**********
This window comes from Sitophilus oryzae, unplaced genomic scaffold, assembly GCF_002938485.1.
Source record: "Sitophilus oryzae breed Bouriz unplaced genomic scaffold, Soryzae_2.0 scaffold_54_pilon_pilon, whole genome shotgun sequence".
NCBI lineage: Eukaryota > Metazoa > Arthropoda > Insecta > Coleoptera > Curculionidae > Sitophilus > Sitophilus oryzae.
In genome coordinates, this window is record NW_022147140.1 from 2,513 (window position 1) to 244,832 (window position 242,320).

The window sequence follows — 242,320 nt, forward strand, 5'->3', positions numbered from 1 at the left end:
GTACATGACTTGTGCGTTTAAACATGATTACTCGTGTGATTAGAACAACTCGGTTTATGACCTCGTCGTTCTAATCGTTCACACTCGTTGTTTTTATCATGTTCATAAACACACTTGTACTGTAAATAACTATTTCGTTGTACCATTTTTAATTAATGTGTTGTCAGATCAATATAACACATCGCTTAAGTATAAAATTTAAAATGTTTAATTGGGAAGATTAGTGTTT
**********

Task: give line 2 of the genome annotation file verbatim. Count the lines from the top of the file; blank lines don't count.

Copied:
Source record: "Sitophilus oryzae breed Bouriz unplaced genomic scaffold, Soryzae_2.0 scaffold_54_pilon_pilon, whole genome shotgun sequence".